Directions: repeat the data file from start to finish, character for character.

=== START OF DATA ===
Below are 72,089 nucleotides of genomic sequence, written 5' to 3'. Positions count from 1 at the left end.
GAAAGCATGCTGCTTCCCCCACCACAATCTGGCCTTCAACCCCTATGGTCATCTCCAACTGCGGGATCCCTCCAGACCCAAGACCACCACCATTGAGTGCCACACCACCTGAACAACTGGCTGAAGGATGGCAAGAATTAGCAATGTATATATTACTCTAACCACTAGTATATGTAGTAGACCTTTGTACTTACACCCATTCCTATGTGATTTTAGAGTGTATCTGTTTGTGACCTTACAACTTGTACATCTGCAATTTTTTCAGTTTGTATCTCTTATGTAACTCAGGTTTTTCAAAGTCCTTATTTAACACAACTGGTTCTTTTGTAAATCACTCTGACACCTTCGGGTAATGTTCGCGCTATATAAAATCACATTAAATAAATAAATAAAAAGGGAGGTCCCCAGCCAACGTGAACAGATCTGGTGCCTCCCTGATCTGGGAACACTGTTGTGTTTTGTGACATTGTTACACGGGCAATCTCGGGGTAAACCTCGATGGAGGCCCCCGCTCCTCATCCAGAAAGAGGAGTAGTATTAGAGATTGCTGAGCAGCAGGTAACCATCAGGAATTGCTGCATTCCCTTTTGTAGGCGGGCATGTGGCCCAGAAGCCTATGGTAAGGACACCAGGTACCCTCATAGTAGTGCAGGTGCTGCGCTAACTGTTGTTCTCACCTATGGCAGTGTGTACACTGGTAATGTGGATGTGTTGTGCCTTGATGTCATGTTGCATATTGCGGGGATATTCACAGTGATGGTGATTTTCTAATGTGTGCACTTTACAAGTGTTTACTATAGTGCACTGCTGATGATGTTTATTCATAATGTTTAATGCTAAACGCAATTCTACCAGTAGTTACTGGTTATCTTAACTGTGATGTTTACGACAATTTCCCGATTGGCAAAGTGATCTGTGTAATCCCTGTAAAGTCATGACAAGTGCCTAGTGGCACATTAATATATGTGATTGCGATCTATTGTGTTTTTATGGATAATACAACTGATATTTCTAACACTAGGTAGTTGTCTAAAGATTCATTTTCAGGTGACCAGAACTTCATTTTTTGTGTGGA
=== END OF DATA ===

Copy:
Below are 72,089 nucleotides of genomic sequence, written 5' to 3'. Positions count from 1 at the left end.
GAAAGCATGCTGCTTCCCCCACCACAATCTGGCCTTCAACCCCTATGGTCATCTCCAACTGCGGGATCCCTCCAGACCCAAGACCACCACCATTGAGTGCCACACCACCTGAACAACTGGCTGAAGGATGGCAAGAATTAGCAATGTATATATTACTCTAACCACTAGTATATGTAGTAGACCTTTGTACTTACACCCATTCCTATGTGATTTTAGAGTGTATCTGTTTGTGACCTTACAACTTGTACATCTGCAATTTTTTCAGTTTGTATCTCTTATGTAACTCAGGTTTTTCAAAGTCCTTATTTAACACAACTGGTTCTTTTGTAAATCACTCTGACACCTTCGGGTAATGTTCGCGCTATATAAAATCACATTAAATAAATAAATAAAAAGGGAGGTCCCCAGCCAACGTGAACAGATCTGGTGCCTCCCTGATCTGGGAACACTGTTGTGTTTTGTGACATTGTTACACGGGCAATCTCGGGGTAAACCTCGATGGAGGCCCCCGCTCCTCATCCAGAAAGAGGAGTAGTATTAGAGATTGCTGAGCAGCAGGTAACCATCAGGAATTGCTGCATTCCCTTTTGTAGGCGGGCATGTGGCCCAGAAGCCTATGGTAAGGACACCAGGTACCCTCATAGTAGTGCAGGTGCTGCGCTAACTGTTGTTCTCACCTATGGCAGTGTGTACACTGGTAATGTGGATGTGTTGTGCCTTGATGTCATGTTGCATATTGCGGGGATATTCACAGTGATGGTGATTTTCTAATGTGTGCACTTTACAAGTGTTTACTATAGTGCACTGCTGATGATGTTTATTCATAATGTTTAATGCTAAACGCAATTCTACCAGTAGTTACTGGTTATCTTAACTGTGATGTTTACGACAATTTCCCGATTGGCAAAGTGATCTGTGTAATCCCTGTAAAGTCATGACAAGTGCCTAGTGGCACATTAATATATGTGATTGCGATCTATTGTGTTTTTATGGATAATACAACTGATATTTCTAACACTAGGTAGTTGTCTAAAGATTCATTTTCAGGTGACCAGAACTTCATTTTTTGTGTGGA